I think a friend summed it up quite accurately when he said that Dewakan is currently a team of talented chefs and cooks, but that it takes rather more to be a great restaurant.

And this is a true shame because Dewakan's angle, the investigation of forgotten native ingredients and elevating them to a "fine dining" level, is precisely what makes people like 50 Best voters and Michelin inspectors (and sadly, foodie hipsters) salivate.  The lack of any explanation or education not only means that Dewakan is failing to exploit its one great selling point, but also that diners leave their tables none the wiser.

I hope Teoh wasn't fibbing and that he is indeed working on the service and presentational issues because Dewakan has tonnes of as yet unrealised potential.  He has put together a kitchen team that works like a Swiss clock; watching them in the open kitchen was a marvel - clean, quick movements with no redundancy and very little noise.  With a bit of recalibration on the flavours and a lot of work on the front-of-house, I reckon Dewakan could be something special.  And it needs to be special for two reasons.  Firstly, our native produce (I don't count in this category the otherwise wonderful exotica that folks like Loh Lik Peng and Leisa Tyler grow in Cameron Highlands) deserves a champion, and Teoh has clearly done the hard yards in learning how to master their mysterious powers for the culinary good.  Secondly, because I'll be god-damned if I have to put up with that blasted journey again for anything less.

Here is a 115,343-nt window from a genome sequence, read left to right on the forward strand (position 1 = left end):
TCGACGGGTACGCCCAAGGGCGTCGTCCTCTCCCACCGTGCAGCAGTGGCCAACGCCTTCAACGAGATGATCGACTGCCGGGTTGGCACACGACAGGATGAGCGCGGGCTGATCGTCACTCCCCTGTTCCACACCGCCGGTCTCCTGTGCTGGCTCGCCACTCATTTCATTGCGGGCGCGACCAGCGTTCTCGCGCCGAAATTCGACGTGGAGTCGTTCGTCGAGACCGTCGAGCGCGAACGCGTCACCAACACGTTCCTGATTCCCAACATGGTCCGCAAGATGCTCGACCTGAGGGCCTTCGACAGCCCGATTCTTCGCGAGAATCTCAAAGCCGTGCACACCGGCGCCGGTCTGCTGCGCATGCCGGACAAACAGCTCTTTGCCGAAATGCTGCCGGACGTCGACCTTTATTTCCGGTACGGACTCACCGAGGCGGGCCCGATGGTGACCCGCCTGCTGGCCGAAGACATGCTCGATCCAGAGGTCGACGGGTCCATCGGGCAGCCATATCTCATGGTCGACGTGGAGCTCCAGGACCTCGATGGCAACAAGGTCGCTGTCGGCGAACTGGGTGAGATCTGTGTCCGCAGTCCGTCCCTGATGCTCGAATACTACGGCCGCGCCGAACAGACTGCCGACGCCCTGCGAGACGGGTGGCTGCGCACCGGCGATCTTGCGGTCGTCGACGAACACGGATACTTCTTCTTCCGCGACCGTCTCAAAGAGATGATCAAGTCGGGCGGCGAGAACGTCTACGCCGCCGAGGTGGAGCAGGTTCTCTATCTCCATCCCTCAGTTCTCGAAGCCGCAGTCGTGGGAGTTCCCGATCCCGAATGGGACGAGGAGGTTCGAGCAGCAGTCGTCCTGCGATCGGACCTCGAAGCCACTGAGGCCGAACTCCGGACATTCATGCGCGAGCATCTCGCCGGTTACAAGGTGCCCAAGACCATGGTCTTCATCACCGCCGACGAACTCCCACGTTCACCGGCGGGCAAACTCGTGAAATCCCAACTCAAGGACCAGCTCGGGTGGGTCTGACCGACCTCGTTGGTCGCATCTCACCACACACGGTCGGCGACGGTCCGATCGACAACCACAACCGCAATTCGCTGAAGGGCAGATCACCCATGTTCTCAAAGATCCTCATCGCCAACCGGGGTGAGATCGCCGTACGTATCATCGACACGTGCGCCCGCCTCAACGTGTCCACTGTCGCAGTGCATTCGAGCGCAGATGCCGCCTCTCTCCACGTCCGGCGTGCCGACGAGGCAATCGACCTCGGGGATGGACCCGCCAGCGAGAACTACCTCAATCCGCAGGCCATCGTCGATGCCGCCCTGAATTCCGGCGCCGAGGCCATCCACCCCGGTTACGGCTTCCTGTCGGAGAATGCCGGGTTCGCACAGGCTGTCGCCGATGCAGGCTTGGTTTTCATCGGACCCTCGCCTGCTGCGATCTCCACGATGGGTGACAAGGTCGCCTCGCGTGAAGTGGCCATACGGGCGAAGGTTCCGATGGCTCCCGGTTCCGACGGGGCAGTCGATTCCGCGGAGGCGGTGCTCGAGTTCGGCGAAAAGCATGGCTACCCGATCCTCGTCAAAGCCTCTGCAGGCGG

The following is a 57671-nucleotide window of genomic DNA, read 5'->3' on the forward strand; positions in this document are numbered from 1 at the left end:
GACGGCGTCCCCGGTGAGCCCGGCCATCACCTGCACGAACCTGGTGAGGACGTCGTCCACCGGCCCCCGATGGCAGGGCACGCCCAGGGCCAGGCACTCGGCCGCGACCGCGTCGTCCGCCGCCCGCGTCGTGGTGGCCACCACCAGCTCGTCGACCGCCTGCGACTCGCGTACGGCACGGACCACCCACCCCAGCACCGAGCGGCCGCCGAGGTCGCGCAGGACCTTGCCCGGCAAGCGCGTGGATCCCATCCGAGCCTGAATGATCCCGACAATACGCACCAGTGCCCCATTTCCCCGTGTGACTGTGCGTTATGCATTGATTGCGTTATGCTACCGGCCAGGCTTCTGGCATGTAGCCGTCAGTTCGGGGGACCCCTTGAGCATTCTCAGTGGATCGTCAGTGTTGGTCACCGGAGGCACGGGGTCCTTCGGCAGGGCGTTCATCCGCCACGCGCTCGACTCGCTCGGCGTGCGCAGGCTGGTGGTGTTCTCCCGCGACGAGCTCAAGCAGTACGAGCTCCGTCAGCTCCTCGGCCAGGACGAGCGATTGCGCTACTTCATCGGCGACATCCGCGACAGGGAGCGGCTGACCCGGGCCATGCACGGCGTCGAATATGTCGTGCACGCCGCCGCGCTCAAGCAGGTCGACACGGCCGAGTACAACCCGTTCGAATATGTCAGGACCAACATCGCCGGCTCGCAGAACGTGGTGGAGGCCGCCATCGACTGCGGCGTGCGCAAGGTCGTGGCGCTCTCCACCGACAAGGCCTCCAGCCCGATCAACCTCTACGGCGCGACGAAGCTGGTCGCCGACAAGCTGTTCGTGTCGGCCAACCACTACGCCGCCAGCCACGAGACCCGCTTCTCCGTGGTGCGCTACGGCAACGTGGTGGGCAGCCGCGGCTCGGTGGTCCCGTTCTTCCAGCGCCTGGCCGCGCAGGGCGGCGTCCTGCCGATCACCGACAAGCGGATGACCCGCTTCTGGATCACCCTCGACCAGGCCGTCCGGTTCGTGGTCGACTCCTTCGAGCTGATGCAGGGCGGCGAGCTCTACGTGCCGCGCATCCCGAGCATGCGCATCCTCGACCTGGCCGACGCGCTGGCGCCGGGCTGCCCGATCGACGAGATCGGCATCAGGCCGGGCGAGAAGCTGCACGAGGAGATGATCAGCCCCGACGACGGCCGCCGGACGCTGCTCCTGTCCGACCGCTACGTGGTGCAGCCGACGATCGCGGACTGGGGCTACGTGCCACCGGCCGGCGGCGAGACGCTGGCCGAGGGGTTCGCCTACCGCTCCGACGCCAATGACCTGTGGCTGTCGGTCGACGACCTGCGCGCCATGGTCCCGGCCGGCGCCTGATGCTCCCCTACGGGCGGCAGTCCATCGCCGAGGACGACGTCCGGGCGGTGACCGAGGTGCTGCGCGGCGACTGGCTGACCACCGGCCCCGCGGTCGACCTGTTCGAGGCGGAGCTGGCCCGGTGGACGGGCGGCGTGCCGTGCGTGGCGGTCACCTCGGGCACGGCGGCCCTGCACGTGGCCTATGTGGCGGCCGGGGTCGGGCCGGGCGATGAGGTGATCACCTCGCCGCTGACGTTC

Seksyen U1,, Jalan Kontraktor U1/14, Glenmarie, 
40150 Shah Alam, Selangor
Tel:+60 3 5565 0767
BYO welcome, RM50 for wines and RM 70 for liquor.  For a list of BYO restaurants in KL and the Klang Valley, please click here.